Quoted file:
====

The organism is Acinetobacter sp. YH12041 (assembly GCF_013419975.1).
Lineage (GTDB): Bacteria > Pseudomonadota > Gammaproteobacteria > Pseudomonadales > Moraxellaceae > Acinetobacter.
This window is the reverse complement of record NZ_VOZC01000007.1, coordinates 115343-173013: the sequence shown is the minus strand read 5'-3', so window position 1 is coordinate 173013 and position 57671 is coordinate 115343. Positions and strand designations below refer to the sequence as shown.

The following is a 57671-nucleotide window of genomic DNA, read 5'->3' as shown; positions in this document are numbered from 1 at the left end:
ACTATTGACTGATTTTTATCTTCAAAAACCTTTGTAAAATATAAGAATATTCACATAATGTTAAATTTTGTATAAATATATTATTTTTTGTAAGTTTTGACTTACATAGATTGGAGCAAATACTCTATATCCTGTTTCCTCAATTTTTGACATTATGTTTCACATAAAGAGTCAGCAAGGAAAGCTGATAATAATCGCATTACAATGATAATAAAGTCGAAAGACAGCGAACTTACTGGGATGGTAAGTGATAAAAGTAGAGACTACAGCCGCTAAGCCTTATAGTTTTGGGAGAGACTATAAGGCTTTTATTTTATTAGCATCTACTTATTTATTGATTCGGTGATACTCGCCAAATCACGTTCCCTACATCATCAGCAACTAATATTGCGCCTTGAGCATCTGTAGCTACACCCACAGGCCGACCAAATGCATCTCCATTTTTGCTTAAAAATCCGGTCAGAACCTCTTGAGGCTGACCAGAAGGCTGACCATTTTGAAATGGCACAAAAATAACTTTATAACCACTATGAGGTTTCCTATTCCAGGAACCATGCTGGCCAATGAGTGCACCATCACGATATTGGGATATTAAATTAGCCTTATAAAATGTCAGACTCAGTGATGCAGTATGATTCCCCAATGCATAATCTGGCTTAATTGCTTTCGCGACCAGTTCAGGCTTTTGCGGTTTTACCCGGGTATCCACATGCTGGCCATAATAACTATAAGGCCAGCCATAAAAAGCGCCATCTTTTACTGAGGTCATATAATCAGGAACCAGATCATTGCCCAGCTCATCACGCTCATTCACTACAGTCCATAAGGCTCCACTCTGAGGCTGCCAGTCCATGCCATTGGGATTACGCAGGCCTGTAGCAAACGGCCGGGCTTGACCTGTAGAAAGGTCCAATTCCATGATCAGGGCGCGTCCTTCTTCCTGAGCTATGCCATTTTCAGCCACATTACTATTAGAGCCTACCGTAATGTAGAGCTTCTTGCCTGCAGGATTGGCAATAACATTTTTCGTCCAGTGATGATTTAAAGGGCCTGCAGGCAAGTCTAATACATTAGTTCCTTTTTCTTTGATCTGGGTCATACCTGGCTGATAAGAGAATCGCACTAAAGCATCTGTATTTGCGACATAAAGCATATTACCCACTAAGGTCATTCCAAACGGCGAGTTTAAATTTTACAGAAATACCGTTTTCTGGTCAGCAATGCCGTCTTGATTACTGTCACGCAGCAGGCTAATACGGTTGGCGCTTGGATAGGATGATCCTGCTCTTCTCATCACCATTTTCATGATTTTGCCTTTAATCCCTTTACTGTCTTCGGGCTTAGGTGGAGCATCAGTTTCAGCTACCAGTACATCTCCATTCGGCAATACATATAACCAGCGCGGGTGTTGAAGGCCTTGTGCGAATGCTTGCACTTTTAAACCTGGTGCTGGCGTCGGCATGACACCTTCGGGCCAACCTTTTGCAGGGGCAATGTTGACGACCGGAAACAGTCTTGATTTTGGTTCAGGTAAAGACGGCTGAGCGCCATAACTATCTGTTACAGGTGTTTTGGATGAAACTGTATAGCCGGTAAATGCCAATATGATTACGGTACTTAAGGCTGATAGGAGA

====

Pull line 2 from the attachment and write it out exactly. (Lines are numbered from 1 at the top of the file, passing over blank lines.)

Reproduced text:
Lineage (GTDB): Bacteria > Pseudomonadota > Gammaproteobacteria > Pseudomonadales > Moraxellaceae > Acinetobacter.